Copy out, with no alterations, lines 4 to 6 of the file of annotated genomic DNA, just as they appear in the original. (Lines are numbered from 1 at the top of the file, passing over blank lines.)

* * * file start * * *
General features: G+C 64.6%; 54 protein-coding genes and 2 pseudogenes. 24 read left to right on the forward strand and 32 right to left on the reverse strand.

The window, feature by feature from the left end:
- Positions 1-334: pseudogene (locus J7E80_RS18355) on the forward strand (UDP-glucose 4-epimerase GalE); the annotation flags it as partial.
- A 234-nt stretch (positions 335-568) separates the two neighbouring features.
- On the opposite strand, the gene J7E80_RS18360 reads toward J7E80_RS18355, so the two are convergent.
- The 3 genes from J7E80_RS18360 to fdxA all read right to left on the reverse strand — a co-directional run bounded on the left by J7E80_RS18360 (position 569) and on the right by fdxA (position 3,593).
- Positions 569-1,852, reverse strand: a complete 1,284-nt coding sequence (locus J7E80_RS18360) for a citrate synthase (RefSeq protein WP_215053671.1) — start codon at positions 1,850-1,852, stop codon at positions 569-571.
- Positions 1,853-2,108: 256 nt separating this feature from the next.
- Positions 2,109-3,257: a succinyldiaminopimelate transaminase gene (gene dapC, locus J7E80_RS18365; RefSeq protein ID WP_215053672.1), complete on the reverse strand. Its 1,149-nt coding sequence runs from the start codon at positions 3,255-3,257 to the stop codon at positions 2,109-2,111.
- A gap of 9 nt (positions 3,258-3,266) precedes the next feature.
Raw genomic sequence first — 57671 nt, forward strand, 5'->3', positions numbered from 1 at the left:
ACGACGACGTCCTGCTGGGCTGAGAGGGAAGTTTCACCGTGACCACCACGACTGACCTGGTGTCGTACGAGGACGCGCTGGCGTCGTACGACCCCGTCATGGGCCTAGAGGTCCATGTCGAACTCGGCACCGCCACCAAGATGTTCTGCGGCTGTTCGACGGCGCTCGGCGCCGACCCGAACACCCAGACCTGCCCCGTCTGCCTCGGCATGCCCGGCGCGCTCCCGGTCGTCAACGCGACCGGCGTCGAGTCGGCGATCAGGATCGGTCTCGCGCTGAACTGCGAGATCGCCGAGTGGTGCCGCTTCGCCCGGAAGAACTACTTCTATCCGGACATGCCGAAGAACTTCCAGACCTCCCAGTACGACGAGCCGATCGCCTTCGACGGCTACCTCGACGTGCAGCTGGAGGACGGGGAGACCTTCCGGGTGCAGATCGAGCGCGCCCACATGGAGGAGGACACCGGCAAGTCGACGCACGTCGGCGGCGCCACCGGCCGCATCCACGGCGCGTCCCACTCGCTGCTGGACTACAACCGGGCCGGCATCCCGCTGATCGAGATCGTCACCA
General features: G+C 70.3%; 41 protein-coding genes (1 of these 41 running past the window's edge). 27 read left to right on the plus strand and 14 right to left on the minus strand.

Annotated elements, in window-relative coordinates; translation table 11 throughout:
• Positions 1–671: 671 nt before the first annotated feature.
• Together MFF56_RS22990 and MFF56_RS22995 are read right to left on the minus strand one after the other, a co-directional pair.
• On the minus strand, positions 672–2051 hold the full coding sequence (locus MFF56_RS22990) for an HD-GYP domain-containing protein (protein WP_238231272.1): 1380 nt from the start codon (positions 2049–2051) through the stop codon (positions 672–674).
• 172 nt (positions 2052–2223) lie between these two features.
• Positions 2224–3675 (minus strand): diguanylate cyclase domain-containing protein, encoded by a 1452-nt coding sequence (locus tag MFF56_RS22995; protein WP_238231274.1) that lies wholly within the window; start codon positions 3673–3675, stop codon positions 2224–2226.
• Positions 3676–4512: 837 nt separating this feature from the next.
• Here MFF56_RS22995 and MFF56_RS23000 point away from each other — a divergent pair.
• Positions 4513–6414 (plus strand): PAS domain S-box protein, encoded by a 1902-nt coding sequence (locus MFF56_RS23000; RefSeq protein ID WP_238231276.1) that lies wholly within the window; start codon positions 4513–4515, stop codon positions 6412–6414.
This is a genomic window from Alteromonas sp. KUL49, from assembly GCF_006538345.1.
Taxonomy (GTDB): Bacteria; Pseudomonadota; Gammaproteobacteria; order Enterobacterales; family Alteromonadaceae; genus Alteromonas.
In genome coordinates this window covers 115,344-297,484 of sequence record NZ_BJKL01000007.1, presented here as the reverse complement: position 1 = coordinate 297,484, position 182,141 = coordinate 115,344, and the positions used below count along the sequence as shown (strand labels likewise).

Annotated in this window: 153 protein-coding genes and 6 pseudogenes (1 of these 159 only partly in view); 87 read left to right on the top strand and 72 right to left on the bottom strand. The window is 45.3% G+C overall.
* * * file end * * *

- A 234-nt stretch (positions 335-568) separates the two neighbouring features.
- On the opposite strand, the gene J7E80_RS18360 reads toward J7E80_RS18355, so the two are convergent.
- The 3 genes from J7E80_RS18360 to fdxA all read right to left on the reverse strand — a co-directional run bounded on the left by J7E80_RS18360 (position 569) and on the right by fdxA (position 3,593).